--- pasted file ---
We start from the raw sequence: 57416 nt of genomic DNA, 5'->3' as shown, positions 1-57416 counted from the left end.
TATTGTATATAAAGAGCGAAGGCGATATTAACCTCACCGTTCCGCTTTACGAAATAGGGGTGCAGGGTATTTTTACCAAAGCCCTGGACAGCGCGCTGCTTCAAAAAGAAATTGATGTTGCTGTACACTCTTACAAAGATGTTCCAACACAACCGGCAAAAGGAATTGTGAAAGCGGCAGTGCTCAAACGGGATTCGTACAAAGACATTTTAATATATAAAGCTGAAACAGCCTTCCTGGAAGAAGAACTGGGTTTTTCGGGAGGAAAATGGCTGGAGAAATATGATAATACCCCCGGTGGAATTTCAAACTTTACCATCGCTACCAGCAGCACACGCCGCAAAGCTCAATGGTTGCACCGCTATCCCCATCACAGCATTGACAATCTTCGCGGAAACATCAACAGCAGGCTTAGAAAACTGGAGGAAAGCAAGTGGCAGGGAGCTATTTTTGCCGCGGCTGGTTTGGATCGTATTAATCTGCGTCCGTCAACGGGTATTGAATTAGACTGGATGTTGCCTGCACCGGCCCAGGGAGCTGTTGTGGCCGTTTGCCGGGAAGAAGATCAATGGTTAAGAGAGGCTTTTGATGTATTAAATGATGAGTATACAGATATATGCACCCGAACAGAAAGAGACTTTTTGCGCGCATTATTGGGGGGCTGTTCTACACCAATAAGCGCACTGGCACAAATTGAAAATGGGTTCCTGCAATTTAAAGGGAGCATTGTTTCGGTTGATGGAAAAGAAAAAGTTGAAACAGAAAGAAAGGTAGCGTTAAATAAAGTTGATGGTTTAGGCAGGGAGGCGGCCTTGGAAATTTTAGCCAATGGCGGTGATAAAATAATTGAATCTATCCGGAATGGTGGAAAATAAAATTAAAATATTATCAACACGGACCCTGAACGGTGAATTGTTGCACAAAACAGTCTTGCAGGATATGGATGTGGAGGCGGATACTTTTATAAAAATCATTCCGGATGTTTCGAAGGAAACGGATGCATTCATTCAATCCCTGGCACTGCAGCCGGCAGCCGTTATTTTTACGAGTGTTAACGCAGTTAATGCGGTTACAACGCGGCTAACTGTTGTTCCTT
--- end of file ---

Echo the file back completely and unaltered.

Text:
We start from the raw sequence: 57416 nt of genomic DNA, 5'->3' as shown, positions 1-57416 counted from the left end.
TATTGTATATAAAGAGCGAAGGCGATATTAACCTCACCGTTCCGCTTTACGAAATAGGGGTGCAGGGTATTTTTACCAAAGCCCTGGACAGCGCGCTGCTTCAAAAAGAAATTGATGTTGCTGTACACTCTTACAAAGATGTTCCAACACAACCGGCAAAAGGAATTGTGAAAGCGGCAGTGCTCAAACGGGATTCGTACAAAGACATTTTAATATATAAAGCTGAAACAGCCTTCCTGGAAGAAGAACTGGGTTTTTCGGGAGGAAAATGGCTGGAGAAATATGATAATACCCCCGGTGGAATTTCAAACTTTACCATCGCTACCAGCAGCACACGCCGCAAAGCTCAATGGTTGCACCGCTATCCCCATCACAGCATTGACAATCTTCGCGGAAACATCAACAGCAGGCTTAGAAAACTGGAGGAAAGCAAGTGGCAGGGAGCTATTTTTGCCGCGGCTGGTTTGGATCGTATTAATCTGCGTCCGTCAACGGGTATTGAATTAGACTGGATGTTGCCTGCACCGGCCCAGGGAGCTGTTGTGGCCGTTTGCCGGGAAGAAGATCAATGGTTAAGAGAGGCTTTTGATGTATTAAATGATGAGTATACAGATATATGCACCCGAACAGAAAGAGACTTTTTGCGCGCATTATTGGGGGGCTGTTCTACACCAATAAGCGCACTGGCACAAATTGAAAATGGGTTCCTGCAATTTAAAGGGAGCATTGTTTCGGTTGATGGAAAAGAAAAAGTTGAAACAGAAAGAAAGGTAGCGTTAAATAAAGTTGATGGTTTAGGCAGGGAGGCGGCCTTGGAAATTTTAGCCAATGGCGGTGATAAAATAATTGAATCTATCCGGAATGGTGGAAAATAAAATTAAAATATTATCAACACGGACCCTGAACGGTGAATTGTTGCACAAAACAGTCTTGCAGGATATGGATGTGGAGGCGGATACTTTTATAAAAATCATTCCGGATGTTTCGAAGGAAACGGATGCATTCATTCAATCCCTGGCACTGCAGCCGGCAGCCGTTATTTTTACGAGTGTTAACGCAGTTAATGCGGTTACAACGCGGCTAACTGTTGTTCCTT